The specter of Britain’s withdrawal from the European Union (EU) brought forth commentary in the irreverent, dry wit that is typical of the English. (Watch but a single episode of “Monty Python’s Flying Circus” or “Fawlty Towers” on YouTube to see what I mean!)
In 1973 the Royal Mint issued the 50 pence piece shown below, to celebrate Britain’s joining the EU. It featured a ring of clasped hands that represented the nine original member states’ cooperation.
One topic that surfaced during wrangling over Brexit was, how ought it be observed, once it became reality? Soon the idea of minting a new 50p coin came up for discussion. Here are but two examples of humorous designs that emerged on the topic:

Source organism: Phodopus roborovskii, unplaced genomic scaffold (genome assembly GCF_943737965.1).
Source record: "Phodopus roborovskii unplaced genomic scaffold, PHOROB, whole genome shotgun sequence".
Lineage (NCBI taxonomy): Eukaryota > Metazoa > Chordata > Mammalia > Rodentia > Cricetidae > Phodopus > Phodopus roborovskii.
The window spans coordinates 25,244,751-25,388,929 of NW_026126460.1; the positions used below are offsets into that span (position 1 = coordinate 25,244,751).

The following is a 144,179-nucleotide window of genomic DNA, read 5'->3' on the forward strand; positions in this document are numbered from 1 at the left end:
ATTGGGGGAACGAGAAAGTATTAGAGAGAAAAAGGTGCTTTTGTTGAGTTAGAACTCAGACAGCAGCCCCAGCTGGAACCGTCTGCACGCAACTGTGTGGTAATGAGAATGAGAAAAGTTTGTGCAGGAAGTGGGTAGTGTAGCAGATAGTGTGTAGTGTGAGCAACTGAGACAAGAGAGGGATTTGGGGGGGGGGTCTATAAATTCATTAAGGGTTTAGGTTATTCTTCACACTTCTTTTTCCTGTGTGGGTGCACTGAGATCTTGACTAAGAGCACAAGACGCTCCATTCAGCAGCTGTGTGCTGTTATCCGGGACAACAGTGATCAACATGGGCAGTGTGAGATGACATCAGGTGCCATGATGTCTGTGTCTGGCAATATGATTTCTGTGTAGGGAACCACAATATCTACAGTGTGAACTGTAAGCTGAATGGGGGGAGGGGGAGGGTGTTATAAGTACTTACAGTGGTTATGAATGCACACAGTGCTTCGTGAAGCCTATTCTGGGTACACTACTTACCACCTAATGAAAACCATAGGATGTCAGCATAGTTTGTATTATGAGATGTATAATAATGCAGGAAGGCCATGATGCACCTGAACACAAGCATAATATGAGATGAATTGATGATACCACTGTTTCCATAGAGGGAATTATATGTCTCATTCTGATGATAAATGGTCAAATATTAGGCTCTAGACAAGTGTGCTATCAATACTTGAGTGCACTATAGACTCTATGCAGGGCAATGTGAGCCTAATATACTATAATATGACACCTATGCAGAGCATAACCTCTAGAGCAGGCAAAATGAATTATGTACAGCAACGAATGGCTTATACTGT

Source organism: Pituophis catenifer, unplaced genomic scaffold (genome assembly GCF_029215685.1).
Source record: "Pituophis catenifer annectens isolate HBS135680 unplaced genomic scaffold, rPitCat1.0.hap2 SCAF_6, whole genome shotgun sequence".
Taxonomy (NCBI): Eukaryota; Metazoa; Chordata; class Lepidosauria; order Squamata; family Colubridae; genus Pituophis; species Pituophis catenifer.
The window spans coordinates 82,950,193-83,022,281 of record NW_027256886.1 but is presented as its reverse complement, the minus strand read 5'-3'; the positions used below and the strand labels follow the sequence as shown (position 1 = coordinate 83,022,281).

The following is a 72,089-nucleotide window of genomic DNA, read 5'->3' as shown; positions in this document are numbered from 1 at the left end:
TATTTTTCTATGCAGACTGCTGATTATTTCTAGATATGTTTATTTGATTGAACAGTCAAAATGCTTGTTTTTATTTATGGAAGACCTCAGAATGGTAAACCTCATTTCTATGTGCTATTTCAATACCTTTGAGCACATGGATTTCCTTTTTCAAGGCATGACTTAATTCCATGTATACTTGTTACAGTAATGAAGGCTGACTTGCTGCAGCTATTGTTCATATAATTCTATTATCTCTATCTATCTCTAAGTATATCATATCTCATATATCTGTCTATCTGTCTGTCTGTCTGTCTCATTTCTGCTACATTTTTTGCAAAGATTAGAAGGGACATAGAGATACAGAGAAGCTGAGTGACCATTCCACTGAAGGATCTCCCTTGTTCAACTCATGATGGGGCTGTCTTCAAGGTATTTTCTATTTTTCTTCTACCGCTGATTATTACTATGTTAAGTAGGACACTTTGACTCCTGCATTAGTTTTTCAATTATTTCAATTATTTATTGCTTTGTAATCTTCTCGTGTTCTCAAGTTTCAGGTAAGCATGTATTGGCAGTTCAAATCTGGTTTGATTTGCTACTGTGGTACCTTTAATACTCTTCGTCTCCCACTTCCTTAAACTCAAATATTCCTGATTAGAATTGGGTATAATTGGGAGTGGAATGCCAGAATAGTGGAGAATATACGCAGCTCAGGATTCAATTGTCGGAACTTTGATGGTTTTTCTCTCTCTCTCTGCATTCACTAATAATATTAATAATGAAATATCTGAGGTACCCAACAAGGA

After Parliament at last voted to leave the European Union (still with a lot of things unsettled, though) genuine energy was put into designing the new 50 pence piece. You can see the result at the top of this post. It reads, “Peace, prosperity and friendship with all nations 31 January 2020.” Not a bad sentiment but one felt by many people to be rather insipid.
Of course, fake coin designers weren’t the only people to apply themselves to making light of Brexit; mock postage stamp creators weighed in, too!